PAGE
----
• Christ and Church Life and Building Spirit and Bride


    As a lover of Christ and a pursuer of truth, I write down my joys, memories and reflections.

    May God lead us all into the secret of His presence, and build us into the oneness of His body in love.
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Conclusion of Andrew Miller’s church history

Such alas! is the condition of what man and the world call the church at the close of our history. “The falling away” has commenced; “the strong delusion” may have set in; the coming of the Lord draweth nigh. The Christian, in these last and closing days, is only safe in keeping the Lord Himself constantly before him, and daily looking for His return. He must not trust or follow entirely any community of Christians; there are none of one heart and one mind in the Lord. But this need not prevent him from breaking bread with those who are gathered to His name. We only mean that his Christianity must be intensely personal, intensely individual. He must maintain a holy walk with the Lord, and uninterrupted communion with Himself, in separation from the swelling tide of evil which is rising on every side. When the darkness thickens, and troubles arise, the soul’s only refuge is in the secret of His presence. Nations may be quarrelling, the cry of war may be coming from all quarters, calamities of the most overwhelming character may be happening daily in our midst, the professing church may be passing through the several stages of departure, as “the way of Cain, . . . the error of Balaam, . . . the gainsaying of Core;” but the soul’s hiding-place from the strife of nations and the divisions of Christendom is the unchanging and unchangeable love of the ever-blessed and all-adorable Lord.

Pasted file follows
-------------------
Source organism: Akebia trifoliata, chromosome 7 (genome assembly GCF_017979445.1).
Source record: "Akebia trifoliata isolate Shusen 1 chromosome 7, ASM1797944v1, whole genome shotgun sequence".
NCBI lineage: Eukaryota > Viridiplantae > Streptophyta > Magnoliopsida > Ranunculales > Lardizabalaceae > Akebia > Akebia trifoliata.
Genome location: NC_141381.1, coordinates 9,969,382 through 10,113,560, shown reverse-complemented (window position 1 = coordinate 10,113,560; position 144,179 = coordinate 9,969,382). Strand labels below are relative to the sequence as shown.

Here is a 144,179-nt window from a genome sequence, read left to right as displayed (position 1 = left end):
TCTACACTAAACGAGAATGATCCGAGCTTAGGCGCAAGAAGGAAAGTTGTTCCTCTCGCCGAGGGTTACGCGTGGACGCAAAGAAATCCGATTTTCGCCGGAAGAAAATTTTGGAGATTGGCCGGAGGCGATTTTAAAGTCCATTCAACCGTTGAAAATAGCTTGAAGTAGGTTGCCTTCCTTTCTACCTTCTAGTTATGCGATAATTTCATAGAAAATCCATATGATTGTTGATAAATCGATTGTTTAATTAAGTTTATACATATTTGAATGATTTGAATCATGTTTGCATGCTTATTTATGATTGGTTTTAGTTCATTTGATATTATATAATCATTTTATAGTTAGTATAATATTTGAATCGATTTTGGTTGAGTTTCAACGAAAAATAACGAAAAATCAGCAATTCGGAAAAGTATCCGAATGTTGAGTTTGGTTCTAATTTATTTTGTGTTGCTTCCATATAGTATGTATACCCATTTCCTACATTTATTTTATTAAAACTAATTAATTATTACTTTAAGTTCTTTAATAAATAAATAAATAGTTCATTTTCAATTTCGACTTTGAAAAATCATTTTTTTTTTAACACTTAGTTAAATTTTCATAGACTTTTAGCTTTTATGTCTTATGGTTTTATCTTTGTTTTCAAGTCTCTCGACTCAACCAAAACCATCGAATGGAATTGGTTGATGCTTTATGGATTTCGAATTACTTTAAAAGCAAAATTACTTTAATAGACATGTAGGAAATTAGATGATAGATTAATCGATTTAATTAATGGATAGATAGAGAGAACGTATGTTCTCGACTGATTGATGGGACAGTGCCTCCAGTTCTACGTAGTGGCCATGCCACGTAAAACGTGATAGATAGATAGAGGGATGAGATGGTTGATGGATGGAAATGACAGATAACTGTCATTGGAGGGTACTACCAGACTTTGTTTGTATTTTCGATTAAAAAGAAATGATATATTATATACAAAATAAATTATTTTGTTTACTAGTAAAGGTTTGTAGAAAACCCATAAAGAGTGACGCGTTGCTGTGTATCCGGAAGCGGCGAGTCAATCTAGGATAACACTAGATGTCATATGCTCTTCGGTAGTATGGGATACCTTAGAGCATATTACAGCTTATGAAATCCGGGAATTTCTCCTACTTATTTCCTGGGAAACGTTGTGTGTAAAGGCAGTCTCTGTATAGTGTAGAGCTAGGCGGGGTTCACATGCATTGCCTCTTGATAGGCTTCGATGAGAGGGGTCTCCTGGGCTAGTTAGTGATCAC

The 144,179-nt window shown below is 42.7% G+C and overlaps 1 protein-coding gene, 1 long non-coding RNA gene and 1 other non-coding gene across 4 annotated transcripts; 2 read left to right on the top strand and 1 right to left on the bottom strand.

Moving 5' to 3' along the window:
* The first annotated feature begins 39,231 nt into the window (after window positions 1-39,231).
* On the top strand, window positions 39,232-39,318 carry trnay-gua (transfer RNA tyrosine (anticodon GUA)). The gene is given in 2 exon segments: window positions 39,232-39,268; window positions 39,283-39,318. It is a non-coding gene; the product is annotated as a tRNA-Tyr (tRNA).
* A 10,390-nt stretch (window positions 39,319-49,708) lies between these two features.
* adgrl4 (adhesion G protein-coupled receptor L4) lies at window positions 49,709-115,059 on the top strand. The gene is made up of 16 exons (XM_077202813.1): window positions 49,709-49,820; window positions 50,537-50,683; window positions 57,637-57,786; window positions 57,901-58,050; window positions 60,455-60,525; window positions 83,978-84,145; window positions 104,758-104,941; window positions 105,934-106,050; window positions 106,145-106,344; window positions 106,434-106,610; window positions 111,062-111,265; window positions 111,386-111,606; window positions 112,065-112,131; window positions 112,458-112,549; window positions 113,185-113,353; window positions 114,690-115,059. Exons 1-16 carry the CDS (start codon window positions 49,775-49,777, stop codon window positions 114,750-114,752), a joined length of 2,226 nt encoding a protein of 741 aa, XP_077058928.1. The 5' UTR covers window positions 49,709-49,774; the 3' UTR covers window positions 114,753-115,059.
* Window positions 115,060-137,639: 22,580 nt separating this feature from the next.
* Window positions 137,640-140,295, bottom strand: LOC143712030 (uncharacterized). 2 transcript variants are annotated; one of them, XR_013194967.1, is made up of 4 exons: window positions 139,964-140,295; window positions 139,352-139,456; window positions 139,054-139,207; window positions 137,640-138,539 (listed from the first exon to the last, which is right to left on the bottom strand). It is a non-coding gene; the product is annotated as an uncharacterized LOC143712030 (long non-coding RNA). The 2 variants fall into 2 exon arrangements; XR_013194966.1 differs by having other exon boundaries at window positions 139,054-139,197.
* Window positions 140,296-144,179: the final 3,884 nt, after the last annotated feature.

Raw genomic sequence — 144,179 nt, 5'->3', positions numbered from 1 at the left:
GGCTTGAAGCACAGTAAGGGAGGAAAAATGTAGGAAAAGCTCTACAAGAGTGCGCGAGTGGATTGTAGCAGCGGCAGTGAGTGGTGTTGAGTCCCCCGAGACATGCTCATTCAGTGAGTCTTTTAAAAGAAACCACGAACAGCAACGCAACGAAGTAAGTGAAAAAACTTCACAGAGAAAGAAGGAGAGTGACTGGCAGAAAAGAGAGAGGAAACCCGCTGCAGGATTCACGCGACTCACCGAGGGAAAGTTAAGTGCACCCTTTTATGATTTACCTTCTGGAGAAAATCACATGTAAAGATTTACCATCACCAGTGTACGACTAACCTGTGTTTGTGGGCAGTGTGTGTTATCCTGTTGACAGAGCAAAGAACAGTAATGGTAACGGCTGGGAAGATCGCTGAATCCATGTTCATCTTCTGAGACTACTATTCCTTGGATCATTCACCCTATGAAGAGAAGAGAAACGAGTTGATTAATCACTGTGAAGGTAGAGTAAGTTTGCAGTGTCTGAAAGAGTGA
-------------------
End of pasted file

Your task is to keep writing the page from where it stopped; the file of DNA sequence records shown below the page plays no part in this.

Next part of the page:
We must leave the reader to apply the principles of Philadelphia and Laodicea to the professing church of the present day, according to his spiritual judgment. The Philadelphian period has not passed away, but we must be on our guard against the spirit of Laodiceanism which is spreading rapidly among all classes of professing Christians.

May the good Lord keep both reader and writer near Himself until we see His face, hear His voice, and be for ever in the full enjoyment of His love and His glory. Amen.

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